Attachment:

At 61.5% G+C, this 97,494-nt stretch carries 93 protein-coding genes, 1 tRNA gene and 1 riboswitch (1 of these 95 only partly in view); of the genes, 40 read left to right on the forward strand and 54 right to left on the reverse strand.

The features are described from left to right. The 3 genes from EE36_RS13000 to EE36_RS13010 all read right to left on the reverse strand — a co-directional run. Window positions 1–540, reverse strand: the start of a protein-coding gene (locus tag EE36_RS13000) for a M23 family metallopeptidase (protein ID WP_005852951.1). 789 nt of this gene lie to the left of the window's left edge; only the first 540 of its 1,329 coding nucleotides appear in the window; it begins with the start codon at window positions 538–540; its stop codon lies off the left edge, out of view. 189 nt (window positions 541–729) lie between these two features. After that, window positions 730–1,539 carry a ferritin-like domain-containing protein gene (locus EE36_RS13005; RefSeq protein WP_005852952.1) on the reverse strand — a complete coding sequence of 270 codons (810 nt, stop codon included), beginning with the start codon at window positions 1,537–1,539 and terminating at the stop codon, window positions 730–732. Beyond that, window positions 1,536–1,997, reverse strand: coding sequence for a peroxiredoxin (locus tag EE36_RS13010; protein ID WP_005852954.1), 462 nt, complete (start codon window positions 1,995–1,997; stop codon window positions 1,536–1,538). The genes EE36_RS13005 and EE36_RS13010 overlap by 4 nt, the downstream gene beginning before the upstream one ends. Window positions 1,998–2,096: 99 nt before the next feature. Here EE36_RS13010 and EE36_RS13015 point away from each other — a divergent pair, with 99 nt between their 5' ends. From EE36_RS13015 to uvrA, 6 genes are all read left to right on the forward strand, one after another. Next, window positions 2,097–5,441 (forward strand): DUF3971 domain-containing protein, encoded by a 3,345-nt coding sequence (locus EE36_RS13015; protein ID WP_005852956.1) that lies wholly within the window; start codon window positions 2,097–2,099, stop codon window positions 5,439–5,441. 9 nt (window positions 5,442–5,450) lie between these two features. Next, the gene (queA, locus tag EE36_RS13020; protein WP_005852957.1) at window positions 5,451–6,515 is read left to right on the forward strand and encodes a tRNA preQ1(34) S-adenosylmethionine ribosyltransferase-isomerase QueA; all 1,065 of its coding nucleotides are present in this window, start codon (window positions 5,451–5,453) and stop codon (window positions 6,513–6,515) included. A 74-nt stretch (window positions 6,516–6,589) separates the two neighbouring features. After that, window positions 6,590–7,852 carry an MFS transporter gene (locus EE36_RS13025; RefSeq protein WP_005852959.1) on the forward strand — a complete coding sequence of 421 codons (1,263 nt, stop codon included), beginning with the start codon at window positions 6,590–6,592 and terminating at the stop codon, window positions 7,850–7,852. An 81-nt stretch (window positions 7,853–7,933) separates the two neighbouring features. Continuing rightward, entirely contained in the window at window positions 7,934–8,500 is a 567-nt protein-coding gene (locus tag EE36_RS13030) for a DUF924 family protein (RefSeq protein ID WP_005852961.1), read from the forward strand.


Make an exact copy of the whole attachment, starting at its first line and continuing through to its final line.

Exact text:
At 61.5% G+C, this 97,494-nt stretch carries 93 protein-coding genes, 1 tRNA gene and 1 riboswitch (1 of these 95 only partly in view); of the genes, 40 read left to right on the forward strand and 54 right to left on the reverse strand.

The features are described from left to right. The 3 genes from EE36_RS13000 to EE36_RS13010 all read right to left on the reverse strand — a co-directional run. Window positions 1–540, reverse strand: the start of a protein-coding gene (locus tag EE36_RS13000) for a M23 family metallopeptidase (protein ID WP_005852951.1). 789 nt of this gene lie to the left of the window's left edge; only the first 540 of its 1,329 coding nucleotides appear in the window; it begins with the start codon at window positions 538–540; its stop codon lies off the left edge, out of view. 189 nt (window positions 541–729) lie between these two features. After that, window positions 730–1,539 carry a ferritin-like domain-containing protein gene (locus EE36_RS13005; RefSeq protein WP_005852952.1) on the reverse strand — a complete coding sequence of 270 codons (810 nt, stop codon included), beginning with the start codon at window positions 1,537–1,539 and terminating at the stop codon, window positions 730–732. Beyond that, window positions 1,536–1,997, reverse strand: coding sequence for a peroxiredoxin (locus tag EE36_RS13010; protein ID WP_005852954.1), 462 nt, complete (start codon window positions 1,995–1,997; stop codon window positions 1,536–1,538). The genes EE36_RS13005 and EE36_RS13010 overlap by 4 nt, the downstream gene beginning before the upstream one ends. Window positions 1,998–2,096: 99 nt before the next feature. Here EE36_RS13010 and EE36_RS13015 point away from each other — a divergent pair, with 99 nt between their 5' ends. From EE36_RS13015 to uvrA, 6 genes are all read left to right on the forward strand, one after another. Next, window positions 2,097–5,441 (forward strand): DUF3971 domain-containing protein, encoded by a 3,345-nt coding sequence (locus EE36_RS13015; protein ID WP_005852956.1) that lies wholly within the window; start codon window positions 2,097–2,099, stop codon window positions 5,439–5,441. 9 nt (window positions 5,442–5,450) lie between these two features. Next, the gene (queA, locus tag EE36_RS13020; protein WP_005852957.1) at window positions 5,451–6,515 is read left to right on the forward strand and encodes a tRNA preQ1(34) S-adenosylmethionine ribosyltransferase-isomerase QueA; all 1,065 of its coding nucleotides are present in this window, start codon (window positions 5,451–5,453) and stop codon (window positions 6,513–6,515) included. A 74-nt stretch (window positions 6,516–6,589) separates the two neighbouring features. After that, window positions 6,590–7,852 carry an MFS transporter gene (locus EE36_RS13025; RefSeq protein WP_005852959.1) on the forward strand — a complete coding sequence of 421 codons (1,263 nt, stop codon included), beginning with the start codon at window positions 6,590–6,592 and terminating at the stop codon, window positions 7,850–7,852. An 81-nt stretch (window positions 7,853–7,933) separates the two neighbouring features. Continuing rightward, entirely contained in the window at window positions 7,934–8,500 is a 567-nt protein-coding gene (locus tag EE36_RS13030) for a DUF924 family protein (RefSeq protein ID WP_005852961.1), read from the forward strand.